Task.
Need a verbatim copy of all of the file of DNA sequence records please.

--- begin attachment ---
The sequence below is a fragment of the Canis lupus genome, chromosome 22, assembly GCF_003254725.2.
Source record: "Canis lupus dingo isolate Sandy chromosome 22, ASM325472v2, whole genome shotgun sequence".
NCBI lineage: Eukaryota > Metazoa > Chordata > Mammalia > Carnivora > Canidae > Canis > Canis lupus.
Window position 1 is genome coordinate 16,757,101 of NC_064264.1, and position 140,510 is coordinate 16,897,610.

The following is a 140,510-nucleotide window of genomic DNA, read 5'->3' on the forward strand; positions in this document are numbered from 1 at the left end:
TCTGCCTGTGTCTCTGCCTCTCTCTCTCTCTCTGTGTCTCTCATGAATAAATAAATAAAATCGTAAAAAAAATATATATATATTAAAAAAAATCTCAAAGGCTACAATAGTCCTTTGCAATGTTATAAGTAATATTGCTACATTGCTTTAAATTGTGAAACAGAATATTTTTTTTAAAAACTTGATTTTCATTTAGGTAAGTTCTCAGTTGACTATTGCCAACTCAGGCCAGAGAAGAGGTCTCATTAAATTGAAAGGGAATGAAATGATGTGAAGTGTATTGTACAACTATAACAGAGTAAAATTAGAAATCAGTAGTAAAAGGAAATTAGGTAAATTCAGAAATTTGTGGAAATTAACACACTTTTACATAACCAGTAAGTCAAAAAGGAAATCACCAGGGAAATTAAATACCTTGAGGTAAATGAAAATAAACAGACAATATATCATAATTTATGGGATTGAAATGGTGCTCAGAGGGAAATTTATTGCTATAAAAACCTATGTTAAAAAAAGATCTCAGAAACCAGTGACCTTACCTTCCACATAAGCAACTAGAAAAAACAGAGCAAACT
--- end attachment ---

The sequence below is a fragment of the Canis lupus genome, chromosome 22, assembly GCF_003254725.2.
Source record: "Canis lupus dingo isolate Sandy chromosome 22, ASM325472v2, whole genome shotgun sequence".
NCBI lineage: Eukaryota > Metazoa > Chordata > Mammalia > Carnivora > Canidae > Canis > Canis lupus.
Window position 1 is genome coordinate 16,757,101 of NC_064264.1, and position 140,510 is coordinate 16,897,610.

The following is a 140,510-nucleotide window of genomic DNA, read 5'->3' on the forward strand; positions in this document are numbered from 1 at the left end:
TCTGCCTGTGTCTCTGCCTCTCTCTCTCTCTCTGTGTCTCTCATGAATAAATAAATAAAATCGTAAAAAAAATATATATATATTAAAAAAAATCTCAAAGGCTACAATAGTCCTTTGCAATGTTATAAGTAATATTGCTACATTGCTTTAAATTGTGAAACAGAATATTTTTTTTAAAAACTTGATTTTCATTTAGGTAAGTTCTCAGTTGACTATTGCCAACTCAGGCCAGAGAAGAGGTCTCATTAAATTGAAAGGGAATGAAATGATGTGAAGTGTATTGTACAACTATAACAGAGTAAAATTAGAAATCAGTAGTAAAAGGAAATTAGGTAAATTCAGAAATTTGTGGAAATTAACACACTTTTACATAACCAGTAAGTCAAAAAGGAAATCACCAGGGAAATTAAATACCTTGAGGTAAATGAAAATAAACAGACAATATATCATAATTTATGGGATTGAAATGGTGCTCAGAGGGAAATTTATTGCTATAAAAACCTATGTTAAAAAAAGATCTCAGAAACCAGTGACCTTACCTTCCACATAAGCAACTAGAAAAAACAGAGCAAACT